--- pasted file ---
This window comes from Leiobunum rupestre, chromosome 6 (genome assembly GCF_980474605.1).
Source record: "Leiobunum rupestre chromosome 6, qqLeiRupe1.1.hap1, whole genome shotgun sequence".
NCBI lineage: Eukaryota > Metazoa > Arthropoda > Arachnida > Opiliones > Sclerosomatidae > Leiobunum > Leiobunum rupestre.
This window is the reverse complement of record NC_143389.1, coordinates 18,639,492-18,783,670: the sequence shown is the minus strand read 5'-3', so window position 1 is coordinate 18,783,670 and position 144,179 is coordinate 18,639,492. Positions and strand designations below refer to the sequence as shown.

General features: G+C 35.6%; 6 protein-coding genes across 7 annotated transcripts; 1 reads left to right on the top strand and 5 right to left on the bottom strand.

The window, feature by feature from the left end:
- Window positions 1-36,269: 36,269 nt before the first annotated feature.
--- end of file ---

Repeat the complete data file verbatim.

This window comes from Leiobunum rupestre, chromosome 6 (genome assembly GCF_980474605.1).
Source record: "Leiobunum rupestre chromosome 6, qqLeiRupe1.1.hap1, whole genome shotgun sequence".
NCBI lineage: Eukaryota > Metazoa > Arthropoda > Arachnida > Opiliones > Sclerosomatidae > Leiobunum > Leiobunum rupestre.
This window is the reverse complement of record NC_143389.1, coordinates 18,639,492-18,783,670: the sequence shown is the minus strand read 5'-3', so window position 1 is coordinate 18,783,670 and position 144,179 is coordinate 18,639,492. Positions and strand designations below refer to the sequence as shown.

General features: G+C 35.6%; 6 protein-coding genes across 7 annotated transcripts; 1 reads left to right on the top strand and 5 right to left on the bottom strand.

The window, feature by feature from the left end:
- Window positions 1-36,269: 36,269 nt before the first annotated feature.